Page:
We had a pretty interesting and interactive call today.
Yesterday at the O'Reilly Graphing Social Patterns conference in San Diego, Charlene Li gave a talk on the future of social networks. Like many folks in the industry, she focused on the creation of portable data. And, when asked about what she would do if she were Facebook CEO Mark Zuckerberg, she had this to say:
I would make my social graph open. I would preempt all the portals in saying: Instead of using their social map, I’m going to enable you to import your social map into Facebook, and then take it anywhere else you want. If you want to put your social graph in LinkedIn, press a button. You want to upload your Gmail email relationships from a Pop account? And I’m not going to look at the content, I’m just looking at who you are emailing and map those relationships for you that way by email address. They would preempt every single other player from being able to do that. They will keep all those early adopters and pioneers from going some place else to do that aggregation.
It takes Zuckerberg's notion of being a social utility to a logical conclusion. We discussed what this means, how we might get there and the implications (especially) for privacy.
There've been a couple of mobile announcements today, all focused on adding platform components to phones. First, Google announced that Google Gears would be transported to mobile devices — starting with Windows Mobile 5 and 6 — to allow offline experiences to be created on these devices. Apparently Zoho and Buxfer have already signed on to build apps. And next, Nokia announced a deal with Microsoft to put Silverlight (their Flash competitor) on Nokia S60 and S40 phones. The appeal to Nokia? Well, CNet calls out the fact that content partners like MLB.COM, and the Olympics are already signing on to use Silverlight. Now that content will be portable to Nokia handsets.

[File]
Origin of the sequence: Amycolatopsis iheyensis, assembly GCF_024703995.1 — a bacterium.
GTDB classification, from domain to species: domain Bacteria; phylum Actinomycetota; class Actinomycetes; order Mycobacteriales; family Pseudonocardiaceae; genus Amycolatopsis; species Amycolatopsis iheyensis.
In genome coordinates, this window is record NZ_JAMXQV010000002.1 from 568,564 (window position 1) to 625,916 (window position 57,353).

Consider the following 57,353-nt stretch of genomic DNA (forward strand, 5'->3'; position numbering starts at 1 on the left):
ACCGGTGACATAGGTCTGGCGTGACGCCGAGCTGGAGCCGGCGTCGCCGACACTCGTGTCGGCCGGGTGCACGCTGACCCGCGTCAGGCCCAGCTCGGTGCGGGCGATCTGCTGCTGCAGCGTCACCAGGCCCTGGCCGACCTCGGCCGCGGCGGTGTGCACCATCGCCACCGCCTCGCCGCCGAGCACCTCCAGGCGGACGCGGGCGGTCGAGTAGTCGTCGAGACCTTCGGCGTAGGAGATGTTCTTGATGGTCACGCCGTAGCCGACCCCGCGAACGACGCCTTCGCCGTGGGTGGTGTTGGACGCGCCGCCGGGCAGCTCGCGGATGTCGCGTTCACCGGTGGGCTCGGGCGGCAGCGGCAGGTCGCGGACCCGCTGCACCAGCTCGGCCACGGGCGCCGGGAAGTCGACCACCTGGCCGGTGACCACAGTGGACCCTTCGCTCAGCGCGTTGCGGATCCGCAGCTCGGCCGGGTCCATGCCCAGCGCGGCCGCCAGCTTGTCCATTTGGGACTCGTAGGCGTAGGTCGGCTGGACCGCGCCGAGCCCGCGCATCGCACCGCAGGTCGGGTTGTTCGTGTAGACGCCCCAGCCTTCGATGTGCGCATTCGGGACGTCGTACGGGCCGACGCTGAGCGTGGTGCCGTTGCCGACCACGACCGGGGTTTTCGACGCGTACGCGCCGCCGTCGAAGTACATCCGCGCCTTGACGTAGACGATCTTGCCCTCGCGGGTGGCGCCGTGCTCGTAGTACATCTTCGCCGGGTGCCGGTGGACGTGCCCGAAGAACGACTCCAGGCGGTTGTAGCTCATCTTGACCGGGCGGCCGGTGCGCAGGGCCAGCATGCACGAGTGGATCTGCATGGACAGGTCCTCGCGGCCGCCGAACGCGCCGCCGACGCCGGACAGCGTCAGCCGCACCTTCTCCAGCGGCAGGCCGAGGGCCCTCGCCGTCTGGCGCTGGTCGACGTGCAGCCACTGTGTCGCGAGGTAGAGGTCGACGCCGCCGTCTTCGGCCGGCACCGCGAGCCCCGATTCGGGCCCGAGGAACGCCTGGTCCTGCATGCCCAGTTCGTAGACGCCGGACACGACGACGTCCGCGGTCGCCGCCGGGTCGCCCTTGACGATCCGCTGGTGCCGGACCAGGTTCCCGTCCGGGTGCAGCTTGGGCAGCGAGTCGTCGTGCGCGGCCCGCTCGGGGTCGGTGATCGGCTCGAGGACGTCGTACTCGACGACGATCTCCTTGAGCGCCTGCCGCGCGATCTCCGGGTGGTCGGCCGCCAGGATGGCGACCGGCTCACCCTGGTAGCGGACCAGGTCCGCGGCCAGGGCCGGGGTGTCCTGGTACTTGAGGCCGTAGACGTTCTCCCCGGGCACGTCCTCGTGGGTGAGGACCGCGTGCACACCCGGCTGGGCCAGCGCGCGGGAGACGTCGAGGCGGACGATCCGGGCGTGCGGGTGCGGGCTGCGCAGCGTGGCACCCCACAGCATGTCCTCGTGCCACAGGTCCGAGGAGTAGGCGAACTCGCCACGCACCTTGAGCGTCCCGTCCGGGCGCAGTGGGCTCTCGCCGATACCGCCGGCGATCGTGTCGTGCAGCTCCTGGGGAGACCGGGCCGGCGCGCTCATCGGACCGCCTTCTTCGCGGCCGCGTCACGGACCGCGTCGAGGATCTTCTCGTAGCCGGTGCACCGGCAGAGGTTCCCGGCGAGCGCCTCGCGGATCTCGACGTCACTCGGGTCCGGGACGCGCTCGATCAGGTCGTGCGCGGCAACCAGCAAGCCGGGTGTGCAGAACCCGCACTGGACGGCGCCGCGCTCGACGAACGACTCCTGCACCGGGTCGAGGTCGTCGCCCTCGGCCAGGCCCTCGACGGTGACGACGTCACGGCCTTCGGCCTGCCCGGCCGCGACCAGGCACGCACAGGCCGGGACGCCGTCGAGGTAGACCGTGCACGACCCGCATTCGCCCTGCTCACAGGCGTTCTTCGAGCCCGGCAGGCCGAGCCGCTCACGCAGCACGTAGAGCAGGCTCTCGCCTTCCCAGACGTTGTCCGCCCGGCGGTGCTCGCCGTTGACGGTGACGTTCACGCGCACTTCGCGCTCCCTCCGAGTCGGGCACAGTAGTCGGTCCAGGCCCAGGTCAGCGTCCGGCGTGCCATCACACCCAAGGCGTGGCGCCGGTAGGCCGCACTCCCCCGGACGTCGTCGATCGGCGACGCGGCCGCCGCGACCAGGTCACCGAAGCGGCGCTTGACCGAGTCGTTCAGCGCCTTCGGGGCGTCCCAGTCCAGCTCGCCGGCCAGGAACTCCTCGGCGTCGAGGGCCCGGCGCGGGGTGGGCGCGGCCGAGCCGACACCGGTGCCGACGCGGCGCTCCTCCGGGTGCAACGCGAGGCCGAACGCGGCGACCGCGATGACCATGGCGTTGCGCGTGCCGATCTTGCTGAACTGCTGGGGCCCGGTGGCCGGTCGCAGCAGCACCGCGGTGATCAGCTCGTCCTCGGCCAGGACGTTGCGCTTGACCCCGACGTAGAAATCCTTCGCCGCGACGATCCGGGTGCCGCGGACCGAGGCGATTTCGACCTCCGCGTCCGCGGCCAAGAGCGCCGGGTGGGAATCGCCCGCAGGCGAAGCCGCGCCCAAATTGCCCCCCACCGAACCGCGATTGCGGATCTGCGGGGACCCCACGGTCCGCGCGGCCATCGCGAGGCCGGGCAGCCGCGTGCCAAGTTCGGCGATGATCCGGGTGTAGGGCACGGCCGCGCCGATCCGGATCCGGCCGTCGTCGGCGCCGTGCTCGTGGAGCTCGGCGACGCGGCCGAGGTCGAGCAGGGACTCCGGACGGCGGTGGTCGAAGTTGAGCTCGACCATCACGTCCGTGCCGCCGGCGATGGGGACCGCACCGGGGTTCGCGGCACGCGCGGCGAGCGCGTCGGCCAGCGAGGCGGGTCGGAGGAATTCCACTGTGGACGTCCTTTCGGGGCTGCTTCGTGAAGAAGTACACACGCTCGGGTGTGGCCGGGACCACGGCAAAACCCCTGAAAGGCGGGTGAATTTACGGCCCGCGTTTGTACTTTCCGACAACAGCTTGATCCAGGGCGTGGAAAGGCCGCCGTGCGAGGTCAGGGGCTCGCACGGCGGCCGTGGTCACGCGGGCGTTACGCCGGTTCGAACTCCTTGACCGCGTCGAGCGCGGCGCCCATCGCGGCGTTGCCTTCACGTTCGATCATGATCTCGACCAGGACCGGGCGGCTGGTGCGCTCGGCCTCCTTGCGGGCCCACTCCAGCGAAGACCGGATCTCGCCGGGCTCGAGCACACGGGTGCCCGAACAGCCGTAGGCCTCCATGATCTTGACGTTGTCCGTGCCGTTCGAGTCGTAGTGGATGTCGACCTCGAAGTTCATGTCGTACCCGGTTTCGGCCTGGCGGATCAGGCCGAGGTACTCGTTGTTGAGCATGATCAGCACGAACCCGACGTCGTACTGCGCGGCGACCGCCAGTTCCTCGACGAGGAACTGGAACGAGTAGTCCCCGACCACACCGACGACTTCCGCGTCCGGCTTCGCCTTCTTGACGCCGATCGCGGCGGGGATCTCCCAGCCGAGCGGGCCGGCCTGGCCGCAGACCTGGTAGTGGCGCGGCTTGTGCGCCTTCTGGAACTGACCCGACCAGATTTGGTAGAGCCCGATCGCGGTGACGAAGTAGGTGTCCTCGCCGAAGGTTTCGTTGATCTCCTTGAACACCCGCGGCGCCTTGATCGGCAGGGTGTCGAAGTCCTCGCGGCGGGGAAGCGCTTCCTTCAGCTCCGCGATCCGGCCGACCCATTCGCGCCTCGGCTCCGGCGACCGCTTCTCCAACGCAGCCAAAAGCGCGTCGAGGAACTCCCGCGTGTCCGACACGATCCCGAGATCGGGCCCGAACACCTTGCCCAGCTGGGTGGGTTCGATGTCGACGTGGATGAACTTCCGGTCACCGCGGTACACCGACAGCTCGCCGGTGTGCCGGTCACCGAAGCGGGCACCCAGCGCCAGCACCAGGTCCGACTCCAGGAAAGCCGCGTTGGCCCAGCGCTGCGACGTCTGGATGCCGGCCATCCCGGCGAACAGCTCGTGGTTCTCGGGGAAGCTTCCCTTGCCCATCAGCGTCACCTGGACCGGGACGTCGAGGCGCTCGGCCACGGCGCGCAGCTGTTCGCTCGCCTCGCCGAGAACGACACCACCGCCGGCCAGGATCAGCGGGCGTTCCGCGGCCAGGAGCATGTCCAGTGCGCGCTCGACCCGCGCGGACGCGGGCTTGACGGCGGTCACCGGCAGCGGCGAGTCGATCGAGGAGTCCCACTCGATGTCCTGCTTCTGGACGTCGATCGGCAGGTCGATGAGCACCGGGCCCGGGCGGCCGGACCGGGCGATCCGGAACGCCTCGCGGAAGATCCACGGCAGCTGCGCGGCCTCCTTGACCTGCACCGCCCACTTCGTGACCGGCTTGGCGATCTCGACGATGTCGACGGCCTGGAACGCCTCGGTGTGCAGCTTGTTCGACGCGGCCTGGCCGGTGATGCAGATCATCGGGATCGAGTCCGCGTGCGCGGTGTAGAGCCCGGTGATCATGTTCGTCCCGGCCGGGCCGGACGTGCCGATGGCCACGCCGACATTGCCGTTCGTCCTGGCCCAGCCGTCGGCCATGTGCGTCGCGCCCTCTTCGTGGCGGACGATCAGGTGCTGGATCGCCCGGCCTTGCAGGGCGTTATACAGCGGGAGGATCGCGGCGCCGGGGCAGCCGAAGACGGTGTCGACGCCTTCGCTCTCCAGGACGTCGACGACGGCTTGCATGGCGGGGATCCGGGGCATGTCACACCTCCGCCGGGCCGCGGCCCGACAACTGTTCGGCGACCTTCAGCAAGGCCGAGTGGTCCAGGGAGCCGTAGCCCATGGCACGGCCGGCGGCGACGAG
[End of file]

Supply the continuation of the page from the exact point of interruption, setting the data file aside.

We had some good discussion around the significance of these announcement, including the observation that without distribution Gears is interesting technology, but not significant.
Over the weekend a storm erupted over the suicide of ad man Paul Tilley. The Creative Director of DDB chicago jumped from the upper floor of the Fairmont Hotel in Chicago after blogs apparently after AgencySpy and AdsCam published blog entries critical of his management style. Then, Mike Arrington called out ValleyWag asking "when will we see our first Silicon Valley Suicide". Now, blogs can be nasty, and cruel. Our conclusion, though? Tabloid journalism has come to the web.